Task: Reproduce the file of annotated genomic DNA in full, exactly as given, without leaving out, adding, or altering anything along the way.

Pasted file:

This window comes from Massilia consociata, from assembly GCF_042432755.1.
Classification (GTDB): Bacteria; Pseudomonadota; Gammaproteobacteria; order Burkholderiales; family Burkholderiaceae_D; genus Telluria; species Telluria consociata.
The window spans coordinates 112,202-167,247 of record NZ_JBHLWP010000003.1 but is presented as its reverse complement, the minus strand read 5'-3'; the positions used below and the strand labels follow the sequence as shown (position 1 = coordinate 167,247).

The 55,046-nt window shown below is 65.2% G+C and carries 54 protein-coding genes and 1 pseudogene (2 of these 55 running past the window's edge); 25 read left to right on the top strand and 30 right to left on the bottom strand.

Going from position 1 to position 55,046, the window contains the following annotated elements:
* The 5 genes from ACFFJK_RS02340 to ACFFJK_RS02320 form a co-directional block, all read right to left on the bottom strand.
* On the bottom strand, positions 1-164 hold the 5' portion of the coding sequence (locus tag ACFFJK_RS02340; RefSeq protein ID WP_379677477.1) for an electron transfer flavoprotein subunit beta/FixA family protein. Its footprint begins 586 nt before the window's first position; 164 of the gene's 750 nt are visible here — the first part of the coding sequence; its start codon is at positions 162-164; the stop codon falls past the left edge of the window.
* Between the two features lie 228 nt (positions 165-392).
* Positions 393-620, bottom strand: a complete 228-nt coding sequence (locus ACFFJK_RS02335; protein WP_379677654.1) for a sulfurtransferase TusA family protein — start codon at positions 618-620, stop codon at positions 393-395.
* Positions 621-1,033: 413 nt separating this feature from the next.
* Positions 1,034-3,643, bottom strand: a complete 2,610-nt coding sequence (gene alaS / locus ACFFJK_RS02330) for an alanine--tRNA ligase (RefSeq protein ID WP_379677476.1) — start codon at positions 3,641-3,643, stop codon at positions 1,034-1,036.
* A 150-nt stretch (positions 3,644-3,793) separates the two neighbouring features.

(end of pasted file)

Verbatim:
This window comes from Massilia consociata, from assembly GCF_042432755.1.
Classification (GTDB): Bacteria; Pseudomonadota; Gammaproteobacteria; order Burkholderiales; family Burkholderiaceae_D; genus Telluria; species Telluria consociata.
The window spans coordinates 112,202-167,247 of record NZ_JBHLWP010000003.1 but is presented as its reverse complement, the minus strand read 5'-3'; the positions used below and the strand labels follow the sequence as shown (position 1 = coordinate 167,247).

The 55,046-nt window shown below is 65.2% G+C and carries 54 protein-coding genes and 1 pseudogene (2 of these 55 running past the window's edge); 25 read left to right on the top strand and 30 right to left on the bottom strand.

Going from position 1 to position 55,046, the window contains the following annotated elements:
* The 5 genes from ACFFJK_RS02340 to ACFFJK_RS02320 form a co-directional block, all read right to left on the bottom strand.
* On the bottom strand, positions 1-164 hold the 5' portion of the coding sequence (locus tag ACFFJK_RS02340; RefSeq protein ID WP_379677477.1) for an electron transfer flavoprotein subunit beta/FixA family protein. Its footprint begins 586 nt before the window's first position; 164 of the gene's 750 nt are visible here — the first part of the coding sequence; its start codon is at positions 162-164; the stop codon falls past the left edge of the window.
* Between the two features lie 228 nt (positions 165-392).
* Positions 393-620, bottom strand: a complete 228-nt coding sequence (locus ACFFJK_RS02335; protein WP_379677654.1) for a sulfurtransferase TusA family protein — start codon at positions 618-620, stop codon at positions 393-395.
* Positions 621-1,033: 413 nt separating this feature from the next.
* Positions 1,034-3,643, bottom strand: a complete 2,610-nt coding sequence (gene alaS / locus ACFFJK_RS02330) for an alanine--tRNA ligase (RefSeq protein ID WP_379677476.1) — start codon at positions 3,641-3,643, stop codon at positions 1,034-1,036.
* A 150-nt stretch (positions 3,644-3,793) separates the two neighbouring features.